The Root Question: 3 Fun Facts About Potatoes and a Simple Recipe for Delicious Potato Soup

For a long time considered inedible, the potato has become one of the most popular and beloved foods thanks to the French pharmacist Antoine Auguste Parmentier

Antoine Auguste Parmentier was born on August 12, 1737 in the city of Montdidier.
He became an apprentice to a pharmacist in his native city, and completed his pharmaceutical education in Paris. The Seven Years' War in Europe (1757–1763) helped him discover the potato, which was brought to Europe from America in the middle of the 17th century.

The root question: 3 fun facts about potatoes and a simple recipe for delicious potato soup

Food for pigs and prisoners

Once captured in Prussia, he tasted potatoes, which were considered so inedible that they preferred to feed them to pigs and prisoners. Parmentier unexpectedly liked the taste of the potato, and most importantly, he appreciated its nutritional qualities.

Back in France, Parmentier began to study the plant, which the Paris Medical Academy considered unhealthy and banned from being used as food. The ban was lifted only in 1772, largely thanks to the efforts of Parmentier.

To make the French fall in love with potatoes, Parmentier invented new dishes from them and arranged dinner parties with famous guests. He offered potato bread, potato soup, potato porridge (apparently the prototype of mashed potatoes) and even potato jam.

Root question: 3 fun facts about potatoes and a simple recipe for delicious potato soup

Unguarded Field

His most famous trick, invented to popularize the potato, was the armed guard of a small potato field, which was allocated to him in 1787 by King Louis XVI. At night, the soldiers left the plantings unattended, and the local peasants had the opportunity to steal the tubers and get to know the exotic plant, in which only flowers were previously valued. They were used for costume decorations and hairstyles by noble ladies.

The decree authorizing the planting of potatoes was issued by Louis XVI, but this root crop became really popular in France only in the hungry revolutionary years. In 1795, it was grown in besieged Paris, even in the Tuileries Garden.

Not potatoes alone

The last years of his life, Parmentier worked as an inspector general of health in the Napoleonic army. He did a lot to research and popularize corn and chestnuts. During the continental blockade of Napoleonic France, he studied methods for obtaining sugar from grapes and methods for preserving food.

A Paris metro station and several dishes are named after Parmentier, primarily mashed potato soup and a simple potato casserole, gratin parmentier, in which between the layers of mashed potatoes is minced meat with onions and garlic.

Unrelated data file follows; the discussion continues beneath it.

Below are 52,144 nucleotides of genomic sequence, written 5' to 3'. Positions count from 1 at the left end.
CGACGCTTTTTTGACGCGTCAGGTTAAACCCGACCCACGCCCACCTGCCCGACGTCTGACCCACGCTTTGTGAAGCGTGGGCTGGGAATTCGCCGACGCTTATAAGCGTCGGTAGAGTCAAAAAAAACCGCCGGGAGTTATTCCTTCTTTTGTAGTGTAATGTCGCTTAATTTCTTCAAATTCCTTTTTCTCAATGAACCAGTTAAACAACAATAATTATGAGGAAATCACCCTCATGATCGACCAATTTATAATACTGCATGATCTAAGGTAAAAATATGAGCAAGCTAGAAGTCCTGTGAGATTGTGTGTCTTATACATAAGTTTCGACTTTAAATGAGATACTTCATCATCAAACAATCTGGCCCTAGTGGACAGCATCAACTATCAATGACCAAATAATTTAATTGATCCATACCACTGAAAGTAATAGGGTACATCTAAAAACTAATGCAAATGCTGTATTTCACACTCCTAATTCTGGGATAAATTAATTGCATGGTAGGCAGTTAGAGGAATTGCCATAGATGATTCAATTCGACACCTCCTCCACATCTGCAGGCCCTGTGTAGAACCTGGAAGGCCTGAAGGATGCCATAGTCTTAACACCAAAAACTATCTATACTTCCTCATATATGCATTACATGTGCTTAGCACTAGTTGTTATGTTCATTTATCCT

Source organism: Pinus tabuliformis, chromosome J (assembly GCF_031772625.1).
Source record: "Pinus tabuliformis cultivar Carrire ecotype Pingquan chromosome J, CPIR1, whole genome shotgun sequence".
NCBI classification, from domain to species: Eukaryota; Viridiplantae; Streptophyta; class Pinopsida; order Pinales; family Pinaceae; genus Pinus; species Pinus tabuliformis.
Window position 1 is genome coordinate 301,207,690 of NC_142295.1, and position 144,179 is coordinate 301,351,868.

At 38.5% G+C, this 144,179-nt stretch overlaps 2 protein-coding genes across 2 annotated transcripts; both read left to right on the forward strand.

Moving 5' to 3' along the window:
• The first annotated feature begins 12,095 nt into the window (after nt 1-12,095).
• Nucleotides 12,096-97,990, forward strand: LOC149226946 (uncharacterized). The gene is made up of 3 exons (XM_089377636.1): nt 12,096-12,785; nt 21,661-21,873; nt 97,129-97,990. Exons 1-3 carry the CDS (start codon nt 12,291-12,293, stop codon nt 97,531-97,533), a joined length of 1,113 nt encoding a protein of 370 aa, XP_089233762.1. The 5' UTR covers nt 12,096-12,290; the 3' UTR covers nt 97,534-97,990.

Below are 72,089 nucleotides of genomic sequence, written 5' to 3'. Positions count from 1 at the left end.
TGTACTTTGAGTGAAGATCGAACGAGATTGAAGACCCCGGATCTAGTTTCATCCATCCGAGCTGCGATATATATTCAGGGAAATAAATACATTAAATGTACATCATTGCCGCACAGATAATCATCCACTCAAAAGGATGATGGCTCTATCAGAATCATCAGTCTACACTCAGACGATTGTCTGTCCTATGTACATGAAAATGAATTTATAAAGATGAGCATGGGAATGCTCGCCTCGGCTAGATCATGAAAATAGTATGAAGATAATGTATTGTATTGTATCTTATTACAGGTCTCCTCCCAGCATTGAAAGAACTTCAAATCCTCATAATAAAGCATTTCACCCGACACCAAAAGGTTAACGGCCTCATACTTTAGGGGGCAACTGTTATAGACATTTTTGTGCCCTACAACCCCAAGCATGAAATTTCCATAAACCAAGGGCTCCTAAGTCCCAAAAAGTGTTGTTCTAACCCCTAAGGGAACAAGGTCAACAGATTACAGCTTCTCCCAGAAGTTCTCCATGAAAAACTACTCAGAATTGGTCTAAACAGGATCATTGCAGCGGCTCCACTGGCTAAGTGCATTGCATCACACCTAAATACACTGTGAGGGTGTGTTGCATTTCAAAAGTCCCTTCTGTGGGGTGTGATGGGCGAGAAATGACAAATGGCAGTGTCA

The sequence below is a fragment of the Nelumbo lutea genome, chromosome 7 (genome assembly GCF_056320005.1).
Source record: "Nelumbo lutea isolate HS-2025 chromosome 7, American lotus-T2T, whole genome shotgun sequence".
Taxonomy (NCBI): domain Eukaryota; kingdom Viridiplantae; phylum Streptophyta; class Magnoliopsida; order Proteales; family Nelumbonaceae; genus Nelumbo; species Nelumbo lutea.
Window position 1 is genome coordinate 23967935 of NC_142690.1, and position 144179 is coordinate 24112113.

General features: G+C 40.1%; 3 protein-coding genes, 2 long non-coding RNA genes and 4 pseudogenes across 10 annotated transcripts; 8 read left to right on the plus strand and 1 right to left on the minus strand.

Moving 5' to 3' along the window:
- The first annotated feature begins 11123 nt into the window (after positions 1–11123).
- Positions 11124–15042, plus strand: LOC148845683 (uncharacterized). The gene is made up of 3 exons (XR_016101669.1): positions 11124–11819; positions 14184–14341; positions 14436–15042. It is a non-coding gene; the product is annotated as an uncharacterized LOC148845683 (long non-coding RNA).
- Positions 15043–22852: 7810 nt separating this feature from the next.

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Potage Parmentier – potato and leek soup


25 g unsalted butter
< strong>half of an onion, sliced ​​into rings
2 large leeks(white part only), sliced ​​into rings
1 liter of aromatic chicken broth
350 g mealy potatoes, peeled and finely chopped
120 ml heavy cream
1 st. spoon finely chopped chives, salt and freshly ground black pepper

Root question: 3 fun facts about potatoes and simple delicious potato soup recipe

Cooking method:

Step 1 . Heat the butter in a saucepan, add the chopped onion and leek. Cover and simmer until tender, but do not let the vegetables brown.

Step 2. Pour in the chicken broth and bring to a boil.

Step 3 . Add the potatoes and simmer for 25-30 minutes until the vegetables are soft.

Step 4. Pour the soup into a blender and puree until smooth.

Step 5. Pour the soup back into the saucepan, heat gently again, add the cream and a little salt.

Serve immediately, garnish with finely chopped chives.

Cooking options:

Add 75 g finely chopped greens along with the cream. Tarragon, chervil and parsley will do. Serve chilled.

Add 200 g of blanched spinach, onions and leeks. Leek can be replaced with celery.

Skillfully prepared soup can be very tasty and at the same time inexpensive, act as an appetizer, light dinner or main course. Parmentier potage is easy to make and is often used as a base for creating variations on a theme.

From Paul Geiler's Potatoes. Queen of the European table. M.: Vokrug sveta Publishing House, 2011

Material published in August 2016, partially updated in August 2022

Nina Bednar

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